- By Joel Hruska on September 18, 2015 at 2:58 pm
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Earlier this week, we reported on rumors that AMD’s Zen might have slipped into Q4 2016. Since then, we’ve heard the chip could actually launch in the Q1 2017 timeframe — and now, there’s further reason to think that something happened to AMD’s next-generation CPU timetable. Now, it’s been reported that Jim Keller, who returned to AMD to helm its new CPU after a stint with Apple, has left the company to “pursue other opportunities.”
Keller wasn’t just responsible for the Zen CPU architecture; he was also leading the team that designed AMD’s still-upcoming ARM-based K12 CPU, which isn’t expected to launch until 2017. AMD sought to downplay the impact of this announcement and told Hexus.net that “Jim’s departure is not expected to impact our public product or technology roadmaps, and we remain on track for “Zen” sampling in 2016 with first full year of revenue in 2017.” Mark Papermaster will now step in and head Keller’s team.
An uncertain impact
The knee-jerk way to read this announcement is that Jim Keller was fired because Zen is coming in 6-7 months late. That’s entirely possible, and it wouldn’t be the first time an AMD executive left to pursue “other opportunities” for reasons that only became clear months after they were gone. Dirk Meyer’s departure as CEO didn’t make much sense at the time, and it was widely reported that he was forced out over disagreements related to the tablet and mobile markets. Later, once Bulldozer had hit store shelves, it became clear that tablets and mobile products hadn’t been the only problem.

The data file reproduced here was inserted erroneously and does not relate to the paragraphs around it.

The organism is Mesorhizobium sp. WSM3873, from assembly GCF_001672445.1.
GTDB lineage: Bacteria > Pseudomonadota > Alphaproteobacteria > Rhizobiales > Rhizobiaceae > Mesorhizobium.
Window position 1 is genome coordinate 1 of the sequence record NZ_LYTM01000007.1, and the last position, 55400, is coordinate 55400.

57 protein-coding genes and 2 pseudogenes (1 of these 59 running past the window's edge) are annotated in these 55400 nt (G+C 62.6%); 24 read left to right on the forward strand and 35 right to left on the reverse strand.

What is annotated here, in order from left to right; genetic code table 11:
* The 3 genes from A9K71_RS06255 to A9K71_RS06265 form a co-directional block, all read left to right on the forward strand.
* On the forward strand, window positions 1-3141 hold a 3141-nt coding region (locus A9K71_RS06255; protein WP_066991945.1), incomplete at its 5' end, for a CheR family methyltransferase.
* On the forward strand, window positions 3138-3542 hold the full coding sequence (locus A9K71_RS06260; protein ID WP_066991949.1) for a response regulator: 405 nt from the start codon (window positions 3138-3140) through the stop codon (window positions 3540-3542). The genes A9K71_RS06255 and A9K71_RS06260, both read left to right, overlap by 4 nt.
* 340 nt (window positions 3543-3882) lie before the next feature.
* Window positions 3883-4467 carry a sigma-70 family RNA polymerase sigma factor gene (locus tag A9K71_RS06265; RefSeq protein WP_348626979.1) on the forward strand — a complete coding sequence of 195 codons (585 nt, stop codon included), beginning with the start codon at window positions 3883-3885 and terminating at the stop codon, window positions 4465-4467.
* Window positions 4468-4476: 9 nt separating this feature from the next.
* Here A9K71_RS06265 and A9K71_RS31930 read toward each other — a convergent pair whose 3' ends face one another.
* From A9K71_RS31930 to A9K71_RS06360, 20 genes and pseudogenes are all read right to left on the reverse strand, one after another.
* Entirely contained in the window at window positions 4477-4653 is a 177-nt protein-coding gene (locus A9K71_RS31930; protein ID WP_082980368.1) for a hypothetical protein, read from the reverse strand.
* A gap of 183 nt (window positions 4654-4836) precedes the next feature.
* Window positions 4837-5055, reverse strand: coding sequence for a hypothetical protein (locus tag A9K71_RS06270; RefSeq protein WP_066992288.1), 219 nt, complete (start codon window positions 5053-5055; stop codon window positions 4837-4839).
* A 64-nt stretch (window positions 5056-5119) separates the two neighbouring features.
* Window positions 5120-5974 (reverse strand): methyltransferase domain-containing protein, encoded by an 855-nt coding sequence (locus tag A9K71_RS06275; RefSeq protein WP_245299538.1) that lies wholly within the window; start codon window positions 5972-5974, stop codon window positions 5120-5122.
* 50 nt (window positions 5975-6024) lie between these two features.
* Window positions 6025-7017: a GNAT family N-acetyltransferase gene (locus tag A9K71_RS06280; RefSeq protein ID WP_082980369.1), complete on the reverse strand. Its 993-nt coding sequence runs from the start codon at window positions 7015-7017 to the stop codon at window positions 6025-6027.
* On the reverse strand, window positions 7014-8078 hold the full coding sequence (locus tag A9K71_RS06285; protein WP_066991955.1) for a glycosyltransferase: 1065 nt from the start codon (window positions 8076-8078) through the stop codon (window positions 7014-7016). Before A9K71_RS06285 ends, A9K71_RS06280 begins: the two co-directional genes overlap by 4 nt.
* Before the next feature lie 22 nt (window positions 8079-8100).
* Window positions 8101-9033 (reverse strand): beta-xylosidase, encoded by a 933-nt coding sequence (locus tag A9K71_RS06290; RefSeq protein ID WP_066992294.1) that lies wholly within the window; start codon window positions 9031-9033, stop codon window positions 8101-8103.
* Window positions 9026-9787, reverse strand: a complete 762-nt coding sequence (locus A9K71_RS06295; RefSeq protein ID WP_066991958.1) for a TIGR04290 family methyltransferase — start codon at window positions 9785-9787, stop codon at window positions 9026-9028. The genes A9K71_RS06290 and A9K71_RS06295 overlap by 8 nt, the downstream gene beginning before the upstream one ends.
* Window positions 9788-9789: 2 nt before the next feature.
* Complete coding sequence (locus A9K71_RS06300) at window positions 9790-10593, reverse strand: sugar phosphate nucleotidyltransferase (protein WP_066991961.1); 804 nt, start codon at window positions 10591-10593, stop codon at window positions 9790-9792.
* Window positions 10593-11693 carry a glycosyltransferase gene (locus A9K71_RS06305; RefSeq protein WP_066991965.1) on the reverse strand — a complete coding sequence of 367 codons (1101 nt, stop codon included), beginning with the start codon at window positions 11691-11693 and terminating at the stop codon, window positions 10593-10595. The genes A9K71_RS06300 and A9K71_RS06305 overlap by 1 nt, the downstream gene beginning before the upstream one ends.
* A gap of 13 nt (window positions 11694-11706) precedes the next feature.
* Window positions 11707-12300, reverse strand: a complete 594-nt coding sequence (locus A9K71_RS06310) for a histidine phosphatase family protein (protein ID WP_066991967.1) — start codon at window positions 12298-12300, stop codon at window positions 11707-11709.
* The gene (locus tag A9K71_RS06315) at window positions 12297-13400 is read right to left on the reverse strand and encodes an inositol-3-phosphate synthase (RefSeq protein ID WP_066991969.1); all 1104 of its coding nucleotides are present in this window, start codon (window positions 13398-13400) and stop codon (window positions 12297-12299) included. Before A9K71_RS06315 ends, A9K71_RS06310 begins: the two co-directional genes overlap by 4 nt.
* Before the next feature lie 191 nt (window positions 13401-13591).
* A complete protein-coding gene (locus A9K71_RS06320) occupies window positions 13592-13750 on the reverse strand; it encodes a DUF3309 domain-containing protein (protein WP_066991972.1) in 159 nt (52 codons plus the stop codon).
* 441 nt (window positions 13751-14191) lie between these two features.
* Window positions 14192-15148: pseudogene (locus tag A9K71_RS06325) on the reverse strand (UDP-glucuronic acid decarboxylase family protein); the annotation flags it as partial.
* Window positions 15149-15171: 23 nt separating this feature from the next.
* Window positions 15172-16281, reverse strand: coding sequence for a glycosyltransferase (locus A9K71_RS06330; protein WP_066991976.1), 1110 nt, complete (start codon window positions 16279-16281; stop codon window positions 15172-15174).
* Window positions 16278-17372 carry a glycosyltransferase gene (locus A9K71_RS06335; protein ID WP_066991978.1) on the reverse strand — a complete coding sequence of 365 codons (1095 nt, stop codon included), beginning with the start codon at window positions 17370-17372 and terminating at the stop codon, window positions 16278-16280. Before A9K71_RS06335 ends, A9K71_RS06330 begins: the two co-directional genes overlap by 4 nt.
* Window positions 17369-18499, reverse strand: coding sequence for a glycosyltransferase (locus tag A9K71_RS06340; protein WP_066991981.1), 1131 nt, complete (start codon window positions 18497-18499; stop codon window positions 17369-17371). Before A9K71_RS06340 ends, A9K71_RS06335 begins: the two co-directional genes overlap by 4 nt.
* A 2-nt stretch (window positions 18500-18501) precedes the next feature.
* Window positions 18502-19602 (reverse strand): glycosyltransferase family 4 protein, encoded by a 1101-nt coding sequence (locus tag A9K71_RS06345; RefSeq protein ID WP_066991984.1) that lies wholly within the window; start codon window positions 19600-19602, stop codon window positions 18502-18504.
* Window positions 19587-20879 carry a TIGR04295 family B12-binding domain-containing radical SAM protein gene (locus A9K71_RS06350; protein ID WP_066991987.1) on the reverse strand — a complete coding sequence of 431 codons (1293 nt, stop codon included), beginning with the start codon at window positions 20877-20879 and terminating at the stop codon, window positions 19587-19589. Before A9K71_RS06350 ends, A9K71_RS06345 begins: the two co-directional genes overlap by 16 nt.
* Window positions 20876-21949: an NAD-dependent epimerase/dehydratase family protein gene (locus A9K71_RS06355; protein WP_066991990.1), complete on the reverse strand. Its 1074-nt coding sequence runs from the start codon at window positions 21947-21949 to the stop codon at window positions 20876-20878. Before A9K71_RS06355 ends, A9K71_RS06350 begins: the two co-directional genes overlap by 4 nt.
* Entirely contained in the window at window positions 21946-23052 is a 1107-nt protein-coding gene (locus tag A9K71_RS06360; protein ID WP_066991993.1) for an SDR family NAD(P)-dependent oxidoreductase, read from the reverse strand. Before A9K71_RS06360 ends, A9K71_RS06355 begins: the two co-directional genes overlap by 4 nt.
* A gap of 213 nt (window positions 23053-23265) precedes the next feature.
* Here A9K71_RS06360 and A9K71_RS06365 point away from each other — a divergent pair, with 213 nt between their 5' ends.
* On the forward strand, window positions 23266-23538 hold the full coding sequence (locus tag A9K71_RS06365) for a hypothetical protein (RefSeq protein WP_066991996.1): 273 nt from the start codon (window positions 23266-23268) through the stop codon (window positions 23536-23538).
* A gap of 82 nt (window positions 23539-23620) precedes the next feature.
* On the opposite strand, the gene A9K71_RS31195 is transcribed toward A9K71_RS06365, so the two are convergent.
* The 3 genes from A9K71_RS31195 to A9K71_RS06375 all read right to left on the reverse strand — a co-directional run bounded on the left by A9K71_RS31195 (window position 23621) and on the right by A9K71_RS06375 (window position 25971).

When you consider the differences between the AMD that Keller came back to in 2012 and the AMD he left in 2015, there’s no shortage of factors that might have caused a break-up. In 2012, AMD was clearly planning to enter the ARM market and launch its own custom ARM core (and Keller’s most recent expertise was in ARM SoCs, not x86 processors). In 2015, the K12 and Cortex-A57 CPUs that Sunnyvale once championed scarcely warrant a mention.
As recently as 2014, AMD had a public roadmap for a common socket platform between x86 and ARM cores that would bridge the two, with an HSA-enabled version of the Jaguar architecture that might have helped plug the holes in AMD’s roadmap between now and Zen’s launch in 2017. By 2015, those plans had been canceled. The recent graphics reorganization and rumors of substantial private equity investments could be further indications that AMD’s new focus isn’t what Keller signed on to shepherd, and that he’s decided to pursue other opportunities without it being evidence of a substantial problem in AMD’s product pipeline.
One thing we’ve heard from multiple knowledgeable sources is that Zen is finalized. We don’t know if the architecture has taped out or not, but at least the vast majority of the work is already complete. I’m reminded of a quote attributed to Robert Palmer, the ex-CEO of Digital. “Designing microprocessors is like playing Russian roulette. You put a gun to your head, pull the trigger, and find out four years later if you blew your brains out.”
Keller’s departure will not be well-received. Here’s hoping it had more to do with differences over the company’s focus as opposed to Zen itself. AMD is out of time for putting its own house in order.